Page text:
Utilitarianism would find this unethical, since not everyone was happy. Utilitarians aim to maximizing happiness and minimize unhappiness for everyone. We know that Baker and her coworkers are not happy and can assume that their are other people within the company that are unhappy and feel discriminated against as well. This issue is going to set a persistent, either good or bad, for Google as a whole. 
According to Kant you are to respect people. This means Kantians' would find this case unethical because people were disrespected and treated poorly. You cannot deny a bonus for someone who did something good just because it now makes someone else look bad. People should strive to expose injustices and should be rewarded for it. 
Virtue theory is all about honesty and courage. It would find this case unethical. If Google does have a wage gap they should tell their employees and work to remedy it. Google should not try and cover it up or deny it. They never directly say there is or is not a wage gap, and they should be able to do this. Hiding things just makes it worse. By not saying there is a wage gap it actually makes things worse. If Google came out and said they messed up and there is a wage gap that they are working to fix then they can be considered honest and therefore credible. By denying that there is a wage gap but lacking any proof they are basically saying there is a wage gap. It is like a murdering in a horror movie telling a cop they have no proof, rather than just denying they killed anyone. 

Action Plan

Chart of the wage gap from the Obama Administration
Googles current mission is "to organize the world's information and make it universally accessible and useful". I agree that this is a very good and fit mission for Google. This means they should be able to organize, and keep their own information. Especially since they want to up hold information for the world.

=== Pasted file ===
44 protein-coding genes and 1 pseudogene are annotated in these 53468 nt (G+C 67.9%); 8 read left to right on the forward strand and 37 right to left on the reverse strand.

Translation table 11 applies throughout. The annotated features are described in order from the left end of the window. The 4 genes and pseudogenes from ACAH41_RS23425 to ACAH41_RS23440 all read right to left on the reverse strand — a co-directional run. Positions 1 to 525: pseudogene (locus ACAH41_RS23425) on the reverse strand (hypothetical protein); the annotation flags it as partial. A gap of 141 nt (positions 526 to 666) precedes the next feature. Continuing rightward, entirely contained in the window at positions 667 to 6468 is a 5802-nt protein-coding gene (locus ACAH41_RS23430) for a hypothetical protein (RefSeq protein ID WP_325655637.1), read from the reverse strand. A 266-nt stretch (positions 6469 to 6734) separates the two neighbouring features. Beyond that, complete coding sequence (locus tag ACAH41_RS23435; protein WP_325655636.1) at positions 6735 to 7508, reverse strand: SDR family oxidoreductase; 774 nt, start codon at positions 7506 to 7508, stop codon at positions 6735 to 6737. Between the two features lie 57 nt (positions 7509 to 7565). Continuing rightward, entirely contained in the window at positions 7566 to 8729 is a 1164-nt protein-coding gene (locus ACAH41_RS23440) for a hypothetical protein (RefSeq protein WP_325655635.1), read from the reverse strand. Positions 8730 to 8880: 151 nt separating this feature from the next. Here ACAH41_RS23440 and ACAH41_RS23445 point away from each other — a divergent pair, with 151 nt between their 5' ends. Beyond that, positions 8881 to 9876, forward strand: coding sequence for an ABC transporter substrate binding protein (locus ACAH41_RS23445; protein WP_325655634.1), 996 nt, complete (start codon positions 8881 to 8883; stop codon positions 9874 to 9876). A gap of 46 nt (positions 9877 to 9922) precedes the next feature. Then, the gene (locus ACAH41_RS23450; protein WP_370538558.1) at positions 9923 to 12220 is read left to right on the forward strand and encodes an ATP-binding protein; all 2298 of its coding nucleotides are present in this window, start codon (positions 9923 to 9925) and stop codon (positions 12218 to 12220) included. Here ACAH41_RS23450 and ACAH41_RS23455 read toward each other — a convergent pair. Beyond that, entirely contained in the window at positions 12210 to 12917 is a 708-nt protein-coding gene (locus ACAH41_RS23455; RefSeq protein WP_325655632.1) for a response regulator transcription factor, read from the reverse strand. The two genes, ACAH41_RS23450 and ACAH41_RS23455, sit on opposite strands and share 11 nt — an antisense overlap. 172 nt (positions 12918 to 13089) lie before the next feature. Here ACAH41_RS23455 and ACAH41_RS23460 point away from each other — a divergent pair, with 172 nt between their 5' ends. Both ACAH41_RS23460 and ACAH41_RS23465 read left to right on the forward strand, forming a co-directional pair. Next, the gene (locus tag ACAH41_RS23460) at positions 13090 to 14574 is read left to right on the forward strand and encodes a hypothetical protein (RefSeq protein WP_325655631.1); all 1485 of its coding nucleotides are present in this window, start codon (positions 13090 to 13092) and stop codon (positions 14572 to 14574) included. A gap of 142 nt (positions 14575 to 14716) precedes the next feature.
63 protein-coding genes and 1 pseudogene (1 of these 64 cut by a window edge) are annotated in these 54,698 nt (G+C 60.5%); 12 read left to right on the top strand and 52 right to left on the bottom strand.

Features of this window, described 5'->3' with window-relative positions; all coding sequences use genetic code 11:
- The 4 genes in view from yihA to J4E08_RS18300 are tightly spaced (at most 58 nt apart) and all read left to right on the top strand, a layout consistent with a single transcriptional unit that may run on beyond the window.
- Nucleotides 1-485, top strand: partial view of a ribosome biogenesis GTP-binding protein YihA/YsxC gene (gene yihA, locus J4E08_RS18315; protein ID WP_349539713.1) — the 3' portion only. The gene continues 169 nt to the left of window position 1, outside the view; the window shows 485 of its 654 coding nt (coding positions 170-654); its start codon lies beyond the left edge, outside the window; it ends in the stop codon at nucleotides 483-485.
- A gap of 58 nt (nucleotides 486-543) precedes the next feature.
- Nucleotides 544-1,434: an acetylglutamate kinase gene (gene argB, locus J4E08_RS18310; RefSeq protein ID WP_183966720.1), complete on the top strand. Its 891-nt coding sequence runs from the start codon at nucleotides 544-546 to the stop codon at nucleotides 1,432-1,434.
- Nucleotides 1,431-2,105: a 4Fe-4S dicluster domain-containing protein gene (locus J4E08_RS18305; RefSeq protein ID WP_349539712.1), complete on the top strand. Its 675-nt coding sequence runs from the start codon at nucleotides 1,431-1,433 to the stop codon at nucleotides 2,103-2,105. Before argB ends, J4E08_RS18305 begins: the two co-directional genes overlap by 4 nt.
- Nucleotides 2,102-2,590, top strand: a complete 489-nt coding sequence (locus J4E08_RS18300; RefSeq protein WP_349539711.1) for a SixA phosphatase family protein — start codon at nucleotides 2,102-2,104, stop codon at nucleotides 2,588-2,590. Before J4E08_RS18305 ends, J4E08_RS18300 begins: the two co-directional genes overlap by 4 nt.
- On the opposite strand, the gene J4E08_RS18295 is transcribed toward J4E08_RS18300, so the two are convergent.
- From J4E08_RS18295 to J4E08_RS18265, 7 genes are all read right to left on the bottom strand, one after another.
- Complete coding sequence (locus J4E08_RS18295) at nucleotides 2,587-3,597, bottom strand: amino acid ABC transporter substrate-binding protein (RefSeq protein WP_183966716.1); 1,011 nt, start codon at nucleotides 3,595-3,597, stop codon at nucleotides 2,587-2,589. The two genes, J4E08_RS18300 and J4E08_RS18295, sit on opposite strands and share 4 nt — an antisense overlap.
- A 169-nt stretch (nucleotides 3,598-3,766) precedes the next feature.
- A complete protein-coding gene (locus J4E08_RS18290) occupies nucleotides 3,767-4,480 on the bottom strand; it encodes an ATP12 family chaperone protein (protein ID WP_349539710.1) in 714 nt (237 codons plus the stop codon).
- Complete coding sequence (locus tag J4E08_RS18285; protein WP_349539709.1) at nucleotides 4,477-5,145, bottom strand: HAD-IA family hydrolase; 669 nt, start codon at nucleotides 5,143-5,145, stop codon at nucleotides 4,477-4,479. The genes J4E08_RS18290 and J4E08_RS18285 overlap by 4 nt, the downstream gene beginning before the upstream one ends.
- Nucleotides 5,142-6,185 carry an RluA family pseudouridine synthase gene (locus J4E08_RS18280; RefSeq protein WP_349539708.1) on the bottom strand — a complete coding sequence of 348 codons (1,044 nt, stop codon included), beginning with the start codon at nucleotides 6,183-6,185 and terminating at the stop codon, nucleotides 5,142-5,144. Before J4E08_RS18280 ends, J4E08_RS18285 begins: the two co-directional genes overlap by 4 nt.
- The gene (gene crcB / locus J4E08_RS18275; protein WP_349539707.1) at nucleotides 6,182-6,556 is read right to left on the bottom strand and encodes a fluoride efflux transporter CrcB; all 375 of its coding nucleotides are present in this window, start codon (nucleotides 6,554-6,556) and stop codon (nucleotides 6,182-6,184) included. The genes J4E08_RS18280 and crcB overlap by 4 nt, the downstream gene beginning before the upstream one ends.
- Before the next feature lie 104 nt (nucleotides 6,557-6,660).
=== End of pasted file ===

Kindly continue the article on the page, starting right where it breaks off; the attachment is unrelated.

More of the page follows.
The average wage gap between a man and woman is $0.78. This means that for every dollar a man makes a woman makes $0.78 for the same job, on average.One of the places where this gap is the largest and most profound is in the tech industry, places like Google. 
For Google executives to fix this issue, and to try and prevent things like this from happening in the future, their first step should be to contribute to the spreadsheet. They should add the salary and position of everyone in the company. They should then sent this new spreadsheet out to every employee and have them validate that that is in fact their position and salary. This transparency will show that there is not (or is) a wage gap. Continuing with this transparency and keeping the spreadsheet up to date would hopefully allow open and easy conversations between employees and their managers. Allowing Google to squash any claims of wage discrimination in the future. 


In my opinion what Google did was unethical. Someone can be paid more because they negotiated less severely than someone else. Some people just naturally negotiate better. Therefore getting the same job for a larger salary. However, the bracket Google is working within should be based on skill and position. People should also not be afraid to talk about their salaries, ask for a raise or be fired/other wise reprimanded for doing so. Google should also be willing to produce a spreadsheet about what the actual wages of their employees are to back their claims of no wage gap. This lack, or unwillingness, to provide proof makes me suspicious.

Brown, Kristen V. "Ex-Googler Says She Exposed Company-wide Pay Inequality with Crowdsourced Spreadsheet." Fusion. N.p., 17 July 2015. Web. 30 Jan. 2017.

Brown, Kristen V. "Google Says It Has 'no Pay Gap' and That Employees Are Welcome to Share Salaries With Each Other." Fusion. N.p., 21 July 2015. Web. 30 Jan. 2017.

Brown, Kristen V. "What Happens When Googlers Share Their Salaries." Fusion. N.p., 29 July 2015. Web. 30 Jan. 2017.O'Connor, Clare. "Meet The Woman Investor Pushing Amazon, Google, And More To Close Gender Pay Gap." Forbes.Com (2016): 26. Business Source Premier. Web. 30 Jan. 2017.

Patten, Eileen. "On Equal Pay Day, Key Facts about the Gender Pay Gap." Pew Research Center. Pew Research Center, 14 Apr. 2015. Web. 30 Jan. 2017.

"The Equal Pay Act of 1963." The Equal Pay Act of 1963 (EPA). U.S. Equal Employment Opportunity Commission, n.d. Web. 30 Jan. 2017.

"What Is the Gender Pay Gap?" CB3086. N.p., n.d. Web. 30 Jan. 2017.